With the Olympics getting ever closer there seems to be more and more attention placed onto ‘what creates a great champion?’ I know little of professional sport; however I am utterly stunned at the commitment shown by athletes at the top of their game. The incredibly long growling hours of what is often boring repetition. After winning the Beijing Olympics, Rebecca Adlington told the Guardian that she got up at 5am and was training for four hours a day, six days a week, doing 10 pool sessions in total! On top of that she had physiotherapy, massage and strength training. During the week she would get home at 7.20pm, grab something to eat, watch a bit of TV and then crash. Her life was all sleeping, training, driving and occasionally finding time to eat.
It’s all very impressive, but for me the section of her story that really stood out and made me sit up and take notice, was before her public success while she was at school. Rising at 5am to swim and doing homework in the back of the car! I guess it’s easier to maintain that level of commitment once you have lifted an Olympic gold medal, but to continually get up at 5am, throw yourself in a cold pool of water, when you don’t when (or if) it will pay off and your peers around you are living a very different ‘easier’ life, is, to me amazing. To exchange instant pleasures for delayed gratification is surely one of the main ingredients of a champion.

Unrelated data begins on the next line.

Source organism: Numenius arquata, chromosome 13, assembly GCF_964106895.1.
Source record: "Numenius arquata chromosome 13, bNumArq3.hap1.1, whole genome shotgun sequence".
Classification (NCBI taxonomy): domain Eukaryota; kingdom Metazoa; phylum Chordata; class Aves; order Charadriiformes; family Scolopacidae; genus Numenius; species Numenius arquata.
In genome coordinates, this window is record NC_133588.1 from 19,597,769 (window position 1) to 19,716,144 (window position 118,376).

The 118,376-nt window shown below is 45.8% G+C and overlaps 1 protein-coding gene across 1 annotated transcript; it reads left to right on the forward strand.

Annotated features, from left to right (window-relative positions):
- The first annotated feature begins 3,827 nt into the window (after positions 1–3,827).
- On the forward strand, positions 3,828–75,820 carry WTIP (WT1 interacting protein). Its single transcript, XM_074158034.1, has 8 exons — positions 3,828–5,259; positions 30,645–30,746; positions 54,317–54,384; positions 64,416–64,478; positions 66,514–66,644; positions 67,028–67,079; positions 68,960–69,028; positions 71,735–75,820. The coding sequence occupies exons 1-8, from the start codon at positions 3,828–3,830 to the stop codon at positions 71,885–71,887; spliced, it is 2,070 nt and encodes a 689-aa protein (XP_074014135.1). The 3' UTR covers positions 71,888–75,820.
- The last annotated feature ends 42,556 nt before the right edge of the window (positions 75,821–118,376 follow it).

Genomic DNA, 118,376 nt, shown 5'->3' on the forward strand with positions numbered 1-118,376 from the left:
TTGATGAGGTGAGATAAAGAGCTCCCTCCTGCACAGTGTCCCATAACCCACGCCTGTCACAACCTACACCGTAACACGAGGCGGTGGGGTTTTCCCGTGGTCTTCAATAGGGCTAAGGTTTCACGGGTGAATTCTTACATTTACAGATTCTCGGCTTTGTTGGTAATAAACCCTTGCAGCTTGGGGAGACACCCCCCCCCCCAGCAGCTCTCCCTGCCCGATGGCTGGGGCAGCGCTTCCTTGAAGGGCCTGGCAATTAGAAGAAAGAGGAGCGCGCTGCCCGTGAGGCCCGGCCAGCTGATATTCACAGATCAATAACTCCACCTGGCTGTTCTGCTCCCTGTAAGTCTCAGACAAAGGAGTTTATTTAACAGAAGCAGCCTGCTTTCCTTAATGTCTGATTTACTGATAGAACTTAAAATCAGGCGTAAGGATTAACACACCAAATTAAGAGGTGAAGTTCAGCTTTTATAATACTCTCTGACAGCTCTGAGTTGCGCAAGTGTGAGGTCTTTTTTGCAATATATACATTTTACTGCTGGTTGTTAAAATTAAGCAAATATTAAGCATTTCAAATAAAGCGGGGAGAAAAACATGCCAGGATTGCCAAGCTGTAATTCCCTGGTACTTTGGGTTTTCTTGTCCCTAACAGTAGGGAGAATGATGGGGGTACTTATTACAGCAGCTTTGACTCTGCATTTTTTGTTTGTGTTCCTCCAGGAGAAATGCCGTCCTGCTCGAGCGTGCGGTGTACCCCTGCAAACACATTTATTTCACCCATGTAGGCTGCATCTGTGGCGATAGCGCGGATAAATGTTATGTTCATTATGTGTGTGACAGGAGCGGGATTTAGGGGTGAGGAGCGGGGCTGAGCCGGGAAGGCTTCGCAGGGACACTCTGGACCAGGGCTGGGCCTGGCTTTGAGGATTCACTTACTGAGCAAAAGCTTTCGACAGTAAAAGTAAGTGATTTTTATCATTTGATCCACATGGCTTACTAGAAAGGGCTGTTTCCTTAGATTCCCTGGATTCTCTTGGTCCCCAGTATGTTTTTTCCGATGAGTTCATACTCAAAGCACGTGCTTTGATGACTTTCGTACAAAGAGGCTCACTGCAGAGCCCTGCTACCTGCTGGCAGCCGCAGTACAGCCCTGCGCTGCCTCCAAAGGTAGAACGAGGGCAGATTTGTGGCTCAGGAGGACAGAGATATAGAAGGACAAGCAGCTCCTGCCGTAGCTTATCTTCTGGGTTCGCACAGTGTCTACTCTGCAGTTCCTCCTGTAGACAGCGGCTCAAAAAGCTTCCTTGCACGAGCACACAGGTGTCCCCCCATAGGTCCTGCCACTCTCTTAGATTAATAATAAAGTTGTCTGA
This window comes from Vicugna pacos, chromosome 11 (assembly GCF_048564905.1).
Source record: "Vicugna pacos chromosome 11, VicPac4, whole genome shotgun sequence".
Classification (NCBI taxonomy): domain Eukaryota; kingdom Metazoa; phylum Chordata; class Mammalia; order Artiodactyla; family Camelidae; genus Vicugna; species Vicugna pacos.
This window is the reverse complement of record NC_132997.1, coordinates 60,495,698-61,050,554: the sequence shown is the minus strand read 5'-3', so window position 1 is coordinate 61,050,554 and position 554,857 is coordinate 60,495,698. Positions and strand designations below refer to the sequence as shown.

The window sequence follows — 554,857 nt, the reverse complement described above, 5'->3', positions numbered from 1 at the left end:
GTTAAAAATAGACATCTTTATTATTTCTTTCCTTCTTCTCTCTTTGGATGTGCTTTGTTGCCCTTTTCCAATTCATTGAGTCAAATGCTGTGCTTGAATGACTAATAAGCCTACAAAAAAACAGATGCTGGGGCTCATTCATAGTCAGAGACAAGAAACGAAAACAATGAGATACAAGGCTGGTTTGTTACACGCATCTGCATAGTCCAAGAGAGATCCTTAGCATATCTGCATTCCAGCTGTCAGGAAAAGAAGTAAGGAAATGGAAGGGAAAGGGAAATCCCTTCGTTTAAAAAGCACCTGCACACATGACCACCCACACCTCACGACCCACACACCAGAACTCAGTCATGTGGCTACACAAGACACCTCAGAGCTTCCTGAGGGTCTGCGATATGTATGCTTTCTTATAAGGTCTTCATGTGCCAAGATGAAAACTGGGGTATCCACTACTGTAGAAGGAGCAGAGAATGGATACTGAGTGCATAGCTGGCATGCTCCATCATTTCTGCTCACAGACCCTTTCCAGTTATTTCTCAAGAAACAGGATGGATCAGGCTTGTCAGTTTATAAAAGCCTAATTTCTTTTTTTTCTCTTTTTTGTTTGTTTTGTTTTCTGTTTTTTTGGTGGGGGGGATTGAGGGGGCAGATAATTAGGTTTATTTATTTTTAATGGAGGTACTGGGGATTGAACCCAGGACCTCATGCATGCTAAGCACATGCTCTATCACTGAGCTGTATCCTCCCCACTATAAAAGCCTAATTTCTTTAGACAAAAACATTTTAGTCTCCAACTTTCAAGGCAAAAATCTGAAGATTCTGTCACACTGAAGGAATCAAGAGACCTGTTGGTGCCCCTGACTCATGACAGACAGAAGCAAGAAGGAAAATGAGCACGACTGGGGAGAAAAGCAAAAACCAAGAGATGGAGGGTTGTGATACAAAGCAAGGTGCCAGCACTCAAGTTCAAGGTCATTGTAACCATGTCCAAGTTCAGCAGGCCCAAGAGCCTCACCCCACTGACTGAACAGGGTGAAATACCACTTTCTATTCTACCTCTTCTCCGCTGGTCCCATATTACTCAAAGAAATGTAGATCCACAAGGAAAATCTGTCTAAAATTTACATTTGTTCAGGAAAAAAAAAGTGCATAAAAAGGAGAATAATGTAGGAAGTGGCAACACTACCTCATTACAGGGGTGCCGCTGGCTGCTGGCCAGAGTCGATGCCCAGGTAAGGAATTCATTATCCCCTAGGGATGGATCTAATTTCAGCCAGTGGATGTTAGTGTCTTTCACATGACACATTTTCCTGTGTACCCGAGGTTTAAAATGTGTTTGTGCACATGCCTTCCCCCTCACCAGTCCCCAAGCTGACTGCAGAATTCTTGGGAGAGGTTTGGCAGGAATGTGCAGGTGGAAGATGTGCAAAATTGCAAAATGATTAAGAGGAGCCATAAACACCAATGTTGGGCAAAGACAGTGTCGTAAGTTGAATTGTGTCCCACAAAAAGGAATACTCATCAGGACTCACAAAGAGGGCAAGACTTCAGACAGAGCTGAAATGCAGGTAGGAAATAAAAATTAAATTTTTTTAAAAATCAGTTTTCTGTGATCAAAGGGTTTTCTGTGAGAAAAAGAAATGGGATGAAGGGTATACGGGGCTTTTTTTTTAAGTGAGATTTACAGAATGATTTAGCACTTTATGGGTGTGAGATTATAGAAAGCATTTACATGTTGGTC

I suspect that many people (and I include myself in this often) are fully engaged in microwave thinking – a deep belief that compensation should immediately follow any effort. Champions, leaders and those that are highly successful are different. They earn these labels by perfecting their competencies. If you look at champions, that label took years of hard work and sacrifice to achieve, with little or no apparent compensation along the way. So with ‘New Year’s Resolutions’ or ‘Goals’ prominent in many people’s thinking at the moment, good questions to ask ourselves might be “Am I more interested in pleasure, or gratification?” “Am I more focussed on pleasure-based activities that deliver short and sweet payoffs or on gratification-based activities that take longer to achieve but deliver long and meaningful payoffs?” The choice is ultimately our own.
Wishing you huge success for the year ahead,
P.s. If you really want a shock, the Guardian published Rebecca Adlington’s full hour-by-hour training schedule online. Just scroll to the bottom of this link: http://www.guardian.co.uk/lifeandstyle/2009/jan/10/rebecca-adlington-swimming